Barrier bulldozed at Japan's embassy
Peruvian authorities used a bulldozer Thursday to knock down concrete security barriers around the Japanese embassy, while protesters chanted demands for Japan to return ex-President Alberto Fujimori to face charges in Peru.
An official denied the demolition was an expression of anti-Japanese sentiment.
Francisca Izquierdo, mayor of Jesus Maria, the municipal district in Lima where Japan's embassy is located, said the embassy never obtained permission to erect the slabs in 1993 and that for years residents had complained the barriers obstructed the sidewalk.
Fujimori fled in November to his parents' native Japan, where he was granted citizenship as corruption scandals ended his 10-year rule.
Japan, which has no extradition treaty with Peru, has said it has no intention of returning Fujimori to face charges of dereliction of duty and abandonment of office.
Japan claims whales eat too much fish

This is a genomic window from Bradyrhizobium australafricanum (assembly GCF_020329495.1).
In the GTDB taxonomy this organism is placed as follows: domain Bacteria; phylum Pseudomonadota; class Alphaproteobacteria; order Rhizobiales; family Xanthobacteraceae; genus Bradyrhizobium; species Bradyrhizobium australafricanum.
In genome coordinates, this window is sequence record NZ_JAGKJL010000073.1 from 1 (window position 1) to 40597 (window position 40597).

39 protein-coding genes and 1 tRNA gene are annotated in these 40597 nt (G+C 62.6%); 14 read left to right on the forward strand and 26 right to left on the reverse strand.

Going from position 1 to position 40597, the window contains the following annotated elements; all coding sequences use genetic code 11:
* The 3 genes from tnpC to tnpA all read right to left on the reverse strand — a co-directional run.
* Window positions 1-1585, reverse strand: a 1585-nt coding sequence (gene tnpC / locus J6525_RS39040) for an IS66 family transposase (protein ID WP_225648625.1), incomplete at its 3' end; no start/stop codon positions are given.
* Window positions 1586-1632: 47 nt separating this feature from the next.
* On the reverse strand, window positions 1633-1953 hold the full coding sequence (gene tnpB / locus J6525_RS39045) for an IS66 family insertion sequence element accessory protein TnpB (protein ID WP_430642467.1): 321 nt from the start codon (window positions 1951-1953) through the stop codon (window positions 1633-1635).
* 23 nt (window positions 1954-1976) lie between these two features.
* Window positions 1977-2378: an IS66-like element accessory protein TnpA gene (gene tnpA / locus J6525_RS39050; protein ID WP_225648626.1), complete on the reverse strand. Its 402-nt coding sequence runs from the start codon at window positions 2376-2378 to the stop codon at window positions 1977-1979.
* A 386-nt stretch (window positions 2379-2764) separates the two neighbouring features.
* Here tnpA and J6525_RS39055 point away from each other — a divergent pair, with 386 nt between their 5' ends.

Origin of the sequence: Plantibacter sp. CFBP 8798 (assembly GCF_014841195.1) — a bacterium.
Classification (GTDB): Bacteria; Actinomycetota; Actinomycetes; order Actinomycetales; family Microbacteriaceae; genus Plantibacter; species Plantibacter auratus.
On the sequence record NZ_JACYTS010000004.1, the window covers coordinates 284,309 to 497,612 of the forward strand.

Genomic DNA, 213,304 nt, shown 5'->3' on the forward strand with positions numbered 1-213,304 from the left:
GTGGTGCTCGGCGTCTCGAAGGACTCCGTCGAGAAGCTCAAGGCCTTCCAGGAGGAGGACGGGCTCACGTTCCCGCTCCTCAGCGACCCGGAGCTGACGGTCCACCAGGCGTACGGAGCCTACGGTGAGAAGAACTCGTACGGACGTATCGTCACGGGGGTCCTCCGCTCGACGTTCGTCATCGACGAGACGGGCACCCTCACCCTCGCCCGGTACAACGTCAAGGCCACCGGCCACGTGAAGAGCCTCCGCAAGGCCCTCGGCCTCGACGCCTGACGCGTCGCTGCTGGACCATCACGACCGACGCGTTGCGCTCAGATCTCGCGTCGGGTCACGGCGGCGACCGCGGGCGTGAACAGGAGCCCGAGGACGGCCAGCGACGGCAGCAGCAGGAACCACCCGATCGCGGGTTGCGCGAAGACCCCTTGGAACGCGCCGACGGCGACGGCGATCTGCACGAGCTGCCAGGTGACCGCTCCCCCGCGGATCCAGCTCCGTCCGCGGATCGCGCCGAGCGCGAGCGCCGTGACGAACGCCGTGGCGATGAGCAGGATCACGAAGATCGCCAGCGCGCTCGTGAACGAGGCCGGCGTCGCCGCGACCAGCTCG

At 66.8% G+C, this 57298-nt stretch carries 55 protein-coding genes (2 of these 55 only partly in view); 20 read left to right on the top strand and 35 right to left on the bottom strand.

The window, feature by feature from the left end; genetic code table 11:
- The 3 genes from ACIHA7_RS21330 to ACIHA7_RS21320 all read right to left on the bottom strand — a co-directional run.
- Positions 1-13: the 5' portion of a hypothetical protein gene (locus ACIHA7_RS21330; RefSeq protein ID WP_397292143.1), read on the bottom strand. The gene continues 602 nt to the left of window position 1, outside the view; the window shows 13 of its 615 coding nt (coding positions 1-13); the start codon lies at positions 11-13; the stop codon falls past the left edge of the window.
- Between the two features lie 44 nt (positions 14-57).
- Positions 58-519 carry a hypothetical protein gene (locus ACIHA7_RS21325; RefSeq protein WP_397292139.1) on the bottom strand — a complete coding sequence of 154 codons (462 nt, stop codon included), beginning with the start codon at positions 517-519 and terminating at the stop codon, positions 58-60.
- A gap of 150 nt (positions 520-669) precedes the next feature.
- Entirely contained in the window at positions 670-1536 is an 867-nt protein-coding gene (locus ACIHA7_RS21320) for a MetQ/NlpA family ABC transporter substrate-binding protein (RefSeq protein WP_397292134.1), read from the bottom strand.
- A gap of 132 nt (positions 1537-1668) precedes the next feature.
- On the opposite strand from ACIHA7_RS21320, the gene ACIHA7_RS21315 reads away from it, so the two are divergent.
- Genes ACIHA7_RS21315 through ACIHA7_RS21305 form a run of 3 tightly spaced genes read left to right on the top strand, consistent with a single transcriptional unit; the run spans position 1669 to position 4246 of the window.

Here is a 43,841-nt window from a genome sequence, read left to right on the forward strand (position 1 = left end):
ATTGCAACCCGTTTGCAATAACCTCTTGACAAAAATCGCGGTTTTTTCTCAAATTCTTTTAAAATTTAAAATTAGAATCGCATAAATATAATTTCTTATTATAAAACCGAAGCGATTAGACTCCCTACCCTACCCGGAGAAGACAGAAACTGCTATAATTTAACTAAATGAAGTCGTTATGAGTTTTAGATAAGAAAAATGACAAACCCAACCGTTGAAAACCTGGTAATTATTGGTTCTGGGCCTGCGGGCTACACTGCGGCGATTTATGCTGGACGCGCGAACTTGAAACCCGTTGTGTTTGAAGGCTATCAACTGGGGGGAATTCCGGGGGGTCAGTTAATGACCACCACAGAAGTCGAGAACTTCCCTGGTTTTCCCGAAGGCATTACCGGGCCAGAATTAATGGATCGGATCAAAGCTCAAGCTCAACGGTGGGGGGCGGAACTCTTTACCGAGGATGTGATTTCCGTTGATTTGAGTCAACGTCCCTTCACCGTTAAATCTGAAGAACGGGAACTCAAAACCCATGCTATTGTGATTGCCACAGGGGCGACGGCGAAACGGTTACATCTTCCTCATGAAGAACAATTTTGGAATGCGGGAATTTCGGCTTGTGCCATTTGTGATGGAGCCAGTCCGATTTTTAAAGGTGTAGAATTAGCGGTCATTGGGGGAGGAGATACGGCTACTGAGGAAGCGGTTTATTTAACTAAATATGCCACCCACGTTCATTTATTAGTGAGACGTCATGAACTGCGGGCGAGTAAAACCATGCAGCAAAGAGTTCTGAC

This is Japan's latest argument for resuming its whale hunt: Whales eat too much.
As part of its effort to resume commercial whaling and justify its annual catch of about 500 whales for "research," Japan now argues that whales consume more than their share of fish fish that should be eaten by humans.
"Whales are increasing as fish stocks decline!" trumpets the headline of a half-page advertisement taken out in domestic and international newspapers by a government pro-whaling institute. "Whales are threatening our fisheries."
Japan has been trying to lift the international ban on whaling imposed in 1986 and rescue what used to be a thriving industry. This week, its delegates went to the annual meeting of the International Whaling Commission to press its case again.
Archaeologists find Neanderthal cooking pit
Archaeologists working at one of Europe's most fruitful dig sites said they'd found evidence of a 200,000-year-old barbecue pit where ancestors of Neanderthal Man used fire to roast deer.
Traces of carbon and carbonized bones of deer and other animals were found this month at the Atapuerca site in northern Spain, an archaeological treasure trove under study since the 1970s.
The cooking pit provides the oldest known evidence of fire being used on the Iberian peninsula and should help scientists understand how use of fire spread through prehistoric societies, scientists said.